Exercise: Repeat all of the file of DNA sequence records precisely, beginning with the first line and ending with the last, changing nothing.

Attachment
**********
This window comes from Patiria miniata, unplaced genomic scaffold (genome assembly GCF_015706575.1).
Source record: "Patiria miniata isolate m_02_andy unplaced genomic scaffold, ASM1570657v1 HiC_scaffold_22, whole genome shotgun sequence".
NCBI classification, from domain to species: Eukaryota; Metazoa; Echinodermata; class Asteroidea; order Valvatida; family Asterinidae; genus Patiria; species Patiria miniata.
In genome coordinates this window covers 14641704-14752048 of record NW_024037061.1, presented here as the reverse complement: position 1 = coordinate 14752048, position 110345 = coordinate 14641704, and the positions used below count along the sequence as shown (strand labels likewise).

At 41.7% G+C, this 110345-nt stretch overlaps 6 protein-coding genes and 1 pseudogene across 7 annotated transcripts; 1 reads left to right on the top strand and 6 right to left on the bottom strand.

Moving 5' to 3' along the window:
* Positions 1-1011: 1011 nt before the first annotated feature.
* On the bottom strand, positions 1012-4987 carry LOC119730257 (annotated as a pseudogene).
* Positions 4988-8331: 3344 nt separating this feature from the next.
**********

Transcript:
This window comes from Patiria miniata, unplaced genomic scaffold (genome assembly GCF_015706575.1).
Source record: "Patiria miniata isolate m_02_andy unplaced genomic scaffold, ASM1570657v1 HiC_scaffold_22, whole genome shotgun sequence".
NCBI classification, from domain to species: Eukaryota; Metazoa; Echinodermata; class Asteroidea; order Valvatida; family Asterinidae; genus Patiria; species Patiria miniata.
In genome coordinates this window covers 14641704-14752048 of record NW_024037061.1, presented here as the reverse complement: position 1 = coordinate 14752048, position 110345 = coordinate 14641704, and the positions used below count along the sequence as shown (strand labels likewise).

At 41.7% G+C, this 110345-nt stretch overlaps 6 protein-coding genes and 1 pseudogene across 7 annotated transcripts; 1 reads left to right on the top strand and 6 right to left on the bottom strand.

Moving 5' to 3' along the window:
* Positions 1-1011: 1011 nt before the first annotated feature.
* On the bottom strand, positions 1012-4987 carry LOC119730257 (annotated as a pseudogene).
* Positions 4988-8331: 3344 nt separating this feature from the next.